For some, this summer is shaping up to be the “Summer of Cloud Computing,” with every major technology vendor announcing products, or at least a strategy for the cloud. For others, this seems to be the “Summer of Cloud Computing Hype.” There’s been a fair amount of debate of late about which side of the fence cloud computing resides on. I don’t think there is even a question: Cloud computing is here to stay.
To me, the better question is whether or not we, as the entire IT ecosystem, can adapt quickly enough to serve the needs of the cloud. I believe we can. Take for example the recent announcement by VMware for its vSphere 4.1 software product that addresses one of the core issues with cloud computing–manageability.
Or Microsoft‘s ( MSFT – news – people ) announcement of the Windows Azure Platform appliance, which is intended to enable IT to transform traditional infrastructure to a private cloud based on Microsoft’s familiar OS, application, management and tools technologies. And we can’t forget the cloud with the red lining, Red Hat ( RHT – news – people ) Cloud Foundations Edition One, which is an architecture that allows clients to construct cloud infrastructures based on open source software technologies.
At the core of what all of these solutions are doing is utilizing a trusted technology in the datacenter–virtualization–and leveraging it to get the most out of a cloud environment for customers. Virtualization as an enabling technology for the cloud is something we’ve been discussing for some time now. In fact, we specifically design server platforms with virtualization and cloud computing in mind.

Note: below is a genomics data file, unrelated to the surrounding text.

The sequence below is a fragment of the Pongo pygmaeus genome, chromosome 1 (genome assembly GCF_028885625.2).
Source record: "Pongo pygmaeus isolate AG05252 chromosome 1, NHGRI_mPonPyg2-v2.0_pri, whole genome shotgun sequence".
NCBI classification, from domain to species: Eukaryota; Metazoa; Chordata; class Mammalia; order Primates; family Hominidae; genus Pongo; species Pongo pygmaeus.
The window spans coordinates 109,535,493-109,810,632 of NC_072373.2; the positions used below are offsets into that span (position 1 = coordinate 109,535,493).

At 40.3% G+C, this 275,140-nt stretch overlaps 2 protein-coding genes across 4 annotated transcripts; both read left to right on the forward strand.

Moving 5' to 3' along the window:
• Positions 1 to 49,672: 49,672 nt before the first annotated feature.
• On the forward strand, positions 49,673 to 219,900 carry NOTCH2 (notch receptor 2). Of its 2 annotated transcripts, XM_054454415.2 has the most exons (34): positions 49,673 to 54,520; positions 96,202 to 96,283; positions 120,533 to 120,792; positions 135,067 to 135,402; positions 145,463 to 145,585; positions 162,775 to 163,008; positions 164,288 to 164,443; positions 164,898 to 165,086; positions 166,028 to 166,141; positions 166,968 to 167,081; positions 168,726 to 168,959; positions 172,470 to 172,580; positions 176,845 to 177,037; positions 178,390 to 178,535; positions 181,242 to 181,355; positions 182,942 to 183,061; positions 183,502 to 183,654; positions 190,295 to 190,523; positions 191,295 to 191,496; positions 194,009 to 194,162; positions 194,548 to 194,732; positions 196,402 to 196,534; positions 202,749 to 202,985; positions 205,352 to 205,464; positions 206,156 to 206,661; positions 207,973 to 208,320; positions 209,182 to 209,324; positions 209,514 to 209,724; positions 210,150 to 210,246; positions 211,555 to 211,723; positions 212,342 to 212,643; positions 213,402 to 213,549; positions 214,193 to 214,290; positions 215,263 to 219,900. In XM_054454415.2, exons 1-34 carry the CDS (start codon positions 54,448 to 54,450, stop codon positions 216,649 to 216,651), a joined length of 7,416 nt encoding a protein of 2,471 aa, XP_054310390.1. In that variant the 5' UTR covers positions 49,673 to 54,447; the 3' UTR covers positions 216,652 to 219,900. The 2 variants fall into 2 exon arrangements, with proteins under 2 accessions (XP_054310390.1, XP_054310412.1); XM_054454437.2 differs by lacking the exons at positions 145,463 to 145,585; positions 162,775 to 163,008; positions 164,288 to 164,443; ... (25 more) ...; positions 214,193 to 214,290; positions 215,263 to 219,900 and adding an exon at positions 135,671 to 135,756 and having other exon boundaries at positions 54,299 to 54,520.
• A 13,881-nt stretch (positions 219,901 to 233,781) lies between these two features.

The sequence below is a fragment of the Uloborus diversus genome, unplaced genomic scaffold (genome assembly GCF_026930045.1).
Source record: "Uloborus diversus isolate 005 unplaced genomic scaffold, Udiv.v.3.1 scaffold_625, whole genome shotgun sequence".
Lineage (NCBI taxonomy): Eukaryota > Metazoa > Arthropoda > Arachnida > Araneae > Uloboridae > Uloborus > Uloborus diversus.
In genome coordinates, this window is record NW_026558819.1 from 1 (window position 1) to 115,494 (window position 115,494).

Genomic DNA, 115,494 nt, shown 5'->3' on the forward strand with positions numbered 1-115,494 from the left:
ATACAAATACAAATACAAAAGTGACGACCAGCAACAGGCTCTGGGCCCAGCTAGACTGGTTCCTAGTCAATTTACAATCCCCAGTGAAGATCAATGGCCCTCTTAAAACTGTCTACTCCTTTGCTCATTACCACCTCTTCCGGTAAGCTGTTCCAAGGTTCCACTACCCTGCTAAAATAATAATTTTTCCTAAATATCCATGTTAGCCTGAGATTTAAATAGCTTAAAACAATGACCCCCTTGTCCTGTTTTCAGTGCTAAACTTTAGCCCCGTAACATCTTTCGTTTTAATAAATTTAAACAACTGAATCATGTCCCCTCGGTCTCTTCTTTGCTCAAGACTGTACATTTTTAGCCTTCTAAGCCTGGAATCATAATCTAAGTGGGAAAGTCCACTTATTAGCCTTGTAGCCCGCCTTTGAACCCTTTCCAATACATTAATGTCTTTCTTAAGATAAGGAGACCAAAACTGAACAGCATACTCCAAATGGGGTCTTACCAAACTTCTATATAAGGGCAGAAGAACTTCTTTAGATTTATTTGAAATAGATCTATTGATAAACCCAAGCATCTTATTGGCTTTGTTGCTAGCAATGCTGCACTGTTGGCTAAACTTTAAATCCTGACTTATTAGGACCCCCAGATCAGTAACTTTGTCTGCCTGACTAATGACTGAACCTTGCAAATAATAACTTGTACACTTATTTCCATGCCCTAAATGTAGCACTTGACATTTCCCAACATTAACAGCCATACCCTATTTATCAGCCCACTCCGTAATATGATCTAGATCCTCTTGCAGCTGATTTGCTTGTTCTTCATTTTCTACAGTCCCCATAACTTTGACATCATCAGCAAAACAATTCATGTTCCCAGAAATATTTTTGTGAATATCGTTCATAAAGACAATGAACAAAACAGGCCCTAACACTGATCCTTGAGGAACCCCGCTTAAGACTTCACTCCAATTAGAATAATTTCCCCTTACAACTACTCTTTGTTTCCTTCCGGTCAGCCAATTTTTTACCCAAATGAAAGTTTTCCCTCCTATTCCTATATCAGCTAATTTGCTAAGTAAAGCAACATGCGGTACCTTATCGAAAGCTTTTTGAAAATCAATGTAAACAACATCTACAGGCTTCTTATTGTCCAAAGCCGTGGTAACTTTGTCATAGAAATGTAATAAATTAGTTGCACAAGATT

As for the naysayers who think cloud computing is getting too much attention, I understand where they’re coming from. There are generally two points of view to this skepticism. Let’s address them one by one.
First, some would argue that cloud computing is merely a buzzword placed on a delivery model that has been around for years. I discussed this concept all the way back in February 2009. Whether or not cloud computing is revolutionary or evolutionary is not a concern to me. What’s important is that today’s data explosion (seen in this video) means that “the cloud” is more relevant than ever.
The second point of view is that customers aren’t willing to dive into cloud computing because it just isn’t mature enough yet. That is a valid point; cloud computing is maturing, but I’d agree that it’s not quite mainstream yet. But that’s exactly why the IT ecosystem needs to adapt, which is what I discussed earlier. Leading technology companies are producing technologies that can make cloud computing reliable, stable and manageable for customers large and small.
Article Source Credit: Forbes
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